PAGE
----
Asian festival brings night market atmosphere to downtown Fargo
Clear skies, a strong breeze and vendors ranging from artists, candle makers, photographers, bread makers and more gave the festival a feeling of being in an Asian street market.
FARGO — Before Johan Lopez embarked on a three-and-a-half hour long journey to visit his family for Memorial Day weekend, he decided to stop by the second annual Asian Night Market on Friday, May 26, in Fargo.
He loaded up with a Filipino dish called pork adobo, and then got in line at the Namaste Kitchen food truck for a Red Bull infused chai tea and samosas.
“I saw this through social media and thought I would swing by and get some good food before my trip,” Lopez said before heading to another vendor.
Clear skies, a strong breeze, and vendors ranging from artists, candle makers, photographers, bread makers and more gave the festival a feeling of being in an Asian street market.
Even John and Sarah Huynh, owners of the Asian & American Market, were selling their wares outside the Plains Art Museum.
“It’s a good opportunity for us to spread the word and to meet different vendors,” Sarah Huynh said.
“And it’s the first time we’ve been able to get out of the store for a different experience in a long time,” John Huynh added.
Four organizers, all between the ages of 20 and 23, began the event last year.
For Shayna Karuman, a North Dakota State University graduate, she needed to find an Asian community after the Atlanta Spa shootings in 2021 that left eight people dead, six of them Asians.
“That sent a lot of grief through my community, and I didn’t have a lot of Asian friends then," Karuman said. "I decided to make that opportunity for myself, and this is turning out to be a good opportunity to have all of the community interact together."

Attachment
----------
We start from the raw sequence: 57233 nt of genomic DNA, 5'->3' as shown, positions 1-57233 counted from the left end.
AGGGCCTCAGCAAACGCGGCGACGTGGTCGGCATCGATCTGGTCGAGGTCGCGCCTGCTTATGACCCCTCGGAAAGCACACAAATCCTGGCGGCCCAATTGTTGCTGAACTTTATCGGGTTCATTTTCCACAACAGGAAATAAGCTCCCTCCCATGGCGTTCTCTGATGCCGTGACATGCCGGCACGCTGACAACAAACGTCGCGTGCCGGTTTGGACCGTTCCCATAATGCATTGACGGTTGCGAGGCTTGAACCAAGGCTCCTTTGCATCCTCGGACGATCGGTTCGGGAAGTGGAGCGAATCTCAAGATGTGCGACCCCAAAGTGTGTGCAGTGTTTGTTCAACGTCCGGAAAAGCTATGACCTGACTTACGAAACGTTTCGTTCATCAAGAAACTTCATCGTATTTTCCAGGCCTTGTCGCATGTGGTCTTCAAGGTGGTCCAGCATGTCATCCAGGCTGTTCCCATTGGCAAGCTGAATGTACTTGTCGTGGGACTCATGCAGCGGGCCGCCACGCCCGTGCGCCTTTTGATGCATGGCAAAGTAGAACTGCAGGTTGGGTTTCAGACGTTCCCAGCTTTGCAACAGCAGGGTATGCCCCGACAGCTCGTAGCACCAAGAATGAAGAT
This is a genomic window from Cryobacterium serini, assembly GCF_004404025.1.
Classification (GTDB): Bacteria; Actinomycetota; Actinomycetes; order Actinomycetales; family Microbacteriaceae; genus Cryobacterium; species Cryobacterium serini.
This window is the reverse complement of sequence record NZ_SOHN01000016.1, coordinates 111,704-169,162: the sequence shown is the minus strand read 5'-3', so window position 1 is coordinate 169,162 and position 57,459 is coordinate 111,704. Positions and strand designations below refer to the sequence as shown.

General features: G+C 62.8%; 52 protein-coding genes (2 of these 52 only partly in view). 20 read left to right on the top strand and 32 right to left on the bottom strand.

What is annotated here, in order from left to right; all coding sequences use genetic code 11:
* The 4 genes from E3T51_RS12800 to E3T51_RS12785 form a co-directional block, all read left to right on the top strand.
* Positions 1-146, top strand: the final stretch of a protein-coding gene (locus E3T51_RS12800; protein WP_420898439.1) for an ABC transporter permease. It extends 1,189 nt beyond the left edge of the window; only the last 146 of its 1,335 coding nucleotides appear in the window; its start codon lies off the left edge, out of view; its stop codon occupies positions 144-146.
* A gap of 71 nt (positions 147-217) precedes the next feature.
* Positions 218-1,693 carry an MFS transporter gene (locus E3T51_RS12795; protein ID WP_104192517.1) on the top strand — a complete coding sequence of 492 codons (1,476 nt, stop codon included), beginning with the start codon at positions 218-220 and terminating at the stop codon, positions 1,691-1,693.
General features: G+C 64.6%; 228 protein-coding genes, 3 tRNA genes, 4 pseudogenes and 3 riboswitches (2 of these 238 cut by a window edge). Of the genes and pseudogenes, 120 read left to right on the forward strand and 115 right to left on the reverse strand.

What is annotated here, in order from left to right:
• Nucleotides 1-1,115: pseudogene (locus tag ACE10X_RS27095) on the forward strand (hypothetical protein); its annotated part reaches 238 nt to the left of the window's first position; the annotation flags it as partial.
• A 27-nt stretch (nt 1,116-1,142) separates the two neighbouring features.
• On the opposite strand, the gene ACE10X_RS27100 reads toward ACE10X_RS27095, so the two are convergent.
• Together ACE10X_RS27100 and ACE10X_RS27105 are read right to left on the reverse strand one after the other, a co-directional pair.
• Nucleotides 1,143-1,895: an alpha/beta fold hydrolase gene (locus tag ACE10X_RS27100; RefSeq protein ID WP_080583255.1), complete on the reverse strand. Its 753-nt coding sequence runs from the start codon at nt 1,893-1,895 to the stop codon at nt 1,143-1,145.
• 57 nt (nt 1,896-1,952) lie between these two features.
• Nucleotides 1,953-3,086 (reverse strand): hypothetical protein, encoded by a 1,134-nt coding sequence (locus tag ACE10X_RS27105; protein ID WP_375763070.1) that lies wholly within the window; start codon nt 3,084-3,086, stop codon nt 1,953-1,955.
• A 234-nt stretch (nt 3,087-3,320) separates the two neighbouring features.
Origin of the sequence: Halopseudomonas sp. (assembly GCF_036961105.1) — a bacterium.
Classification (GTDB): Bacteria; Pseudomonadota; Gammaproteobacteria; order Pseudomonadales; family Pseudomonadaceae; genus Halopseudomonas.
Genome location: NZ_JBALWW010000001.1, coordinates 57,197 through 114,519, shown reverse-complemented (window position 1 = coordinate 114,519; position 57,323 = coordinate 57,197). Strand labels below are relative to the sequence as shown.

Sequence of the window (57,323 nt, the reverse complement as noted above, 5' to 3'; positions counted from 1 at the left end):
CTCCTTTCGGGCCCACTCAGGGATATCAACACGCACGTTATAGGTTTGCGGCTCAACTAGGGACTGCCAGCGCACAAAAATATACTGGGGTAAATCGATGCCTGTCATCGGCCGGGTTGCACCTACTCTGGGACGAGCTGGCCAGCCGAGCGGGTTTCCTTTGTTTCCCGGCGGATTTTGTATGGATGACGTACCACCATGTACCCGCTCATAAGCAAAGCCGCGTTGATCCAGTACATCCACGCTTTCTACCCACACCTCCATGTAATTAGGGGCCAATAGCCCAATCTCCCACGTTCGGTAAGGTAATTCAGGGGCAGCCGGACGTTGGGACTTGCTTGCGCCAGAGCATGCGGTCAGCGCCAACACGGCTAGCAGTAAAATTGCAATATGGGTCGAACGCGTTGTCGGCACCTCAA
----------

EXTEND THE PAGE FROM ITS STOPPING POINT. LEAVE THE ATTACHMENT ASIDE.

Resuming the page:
Last year the event had about 14 vendors and around 300-400 people attending. This year, the event has brought in 25 vendors, and 700 people expressed interest in attending on social media, organizers said.
Marked with "fa cai mao" or the prosperous kitty badges on their chest, they hurried between their own tables and vendors as the event started around 5 p.m.
Organizer Phannara Kim, currently a student at NDSU, said he missed having a vibrant Asian community and a night market atmosphere. His father escaped from Cambodia as a refugee, but growing up Kim remembers the feeling of the market life from his hometown of Burnsville, Minnesota.
“I wanted to have something like that here and give people the chance to experience other cultures,” Kim said.
Two other organizers, Hannah Flohr and Sacred Mauricio, live in Fargo, and said they wanted to plan the event during the month of May, which coincides with Asian American Pacific Islander (AAPI) Heritage Month.
“It’s been a great learning process, a lot of small things like learning about licensing, learning how to close down a street,” Flohr said.
Not only is the festival a time for people to get outdoors and try new foods, the young organizers have also been able to begin building a network and want to expand the market in future years, Mauricio said.
“The purpose is to support and showcase local AAPI businesses,” Flohr said.
For Karuman, the market has also become a beneficial way for the local AAPI community to help each other grow, she said.
“This allows us to get a jump and begin having a customer base,” said Karuman, before she returned to her candle-making stand.
Some of the sponsors of the event included: Voices of Creative Change, Plains Art Museum, Folkways, Historical and Cultural Society and the New American Consortium for Wellness and Empowerment.